In this issue of Outram News we talk about the very encouraging initial results achieved by our new fault current prediction technology in trials with ScottishPower. We also highlight our Hook-up Checklist – just one of the ways Outram Research is working to give you the best possible service and support – and we welcome Kate Edwards to the team.
Encouraging results delivered by initial FLM field trials with ScottishPower
Developed by John Outram, Managing Director of Outram Research, our new fault current monitor, the FLM, has delivered very promising results from initial trials with ScottishPower. During the first stage of the trials, in which RMS ‘break’ current was measured using results from the network, our result for peak fault level was within 2% of the calculations from the network model.
Accurately predicting the peak fault current on their networks is critical to electrical utilities as, for instance, it makes the rating of circuit breakers an easier task. With the increasing amount of renewable regeneration coming onto the grid, which by its very nature cannot all be predicted and modelled, to have an instrument which can observe and predict the real worst case fault level is an exciting proposition.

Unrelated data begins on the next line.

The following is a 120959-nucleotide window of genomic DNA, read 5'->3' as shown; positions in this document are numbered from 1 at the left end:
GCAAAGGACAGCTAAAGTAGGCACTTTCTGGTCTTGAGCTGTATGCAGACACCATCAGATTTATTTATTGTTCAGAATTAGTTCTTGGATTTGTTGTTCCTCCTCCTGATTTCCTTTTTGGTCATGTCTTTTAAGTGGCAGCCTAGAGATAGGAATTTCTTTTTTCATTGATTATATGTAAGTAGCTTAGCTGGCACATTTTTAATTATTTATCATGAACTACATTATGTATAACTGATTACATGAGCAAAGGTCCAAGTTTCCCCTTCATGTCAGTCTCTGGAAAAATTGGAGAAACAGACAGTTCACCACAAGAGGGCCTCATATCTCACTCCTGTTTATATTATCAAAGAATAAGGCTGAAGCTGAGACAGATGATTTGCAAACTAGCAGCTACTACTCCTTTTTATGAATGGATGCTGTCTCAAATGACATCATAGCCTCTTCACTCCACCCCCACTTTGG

The peak fault current defines the rating of the components such as circuit breakers required to ensure that they can safely withstand the large release of energy that occurs during an electrical fault. So when the FLM research is complete and the monitors are rolled out, utility companies will hopefully be able to specify their network components better and save money (tens or hundreds of thousands of pounds at a time) through not having to change or over specify components to play safe.
To read more about the trials with ScottishPower, please click here.
Have you seen our New PM7000 Hook-up Checklist?
Make setting up your PM7000 analyser quick and easy with our new Hook-up Checklist. Illustrating the ten hook-ups pre-configured in the PM7000, the Checklist gives full instructions, diagrams and pictures of the physical connections needed to ensure you get the data you require. This booklet also displays the corresponding images you will see on PMScreen and explains what they mean.
If you are currently using a PM3000, please let us know if this type of support documentation would be useful for you, by emailing us at firstname.lastname@example.org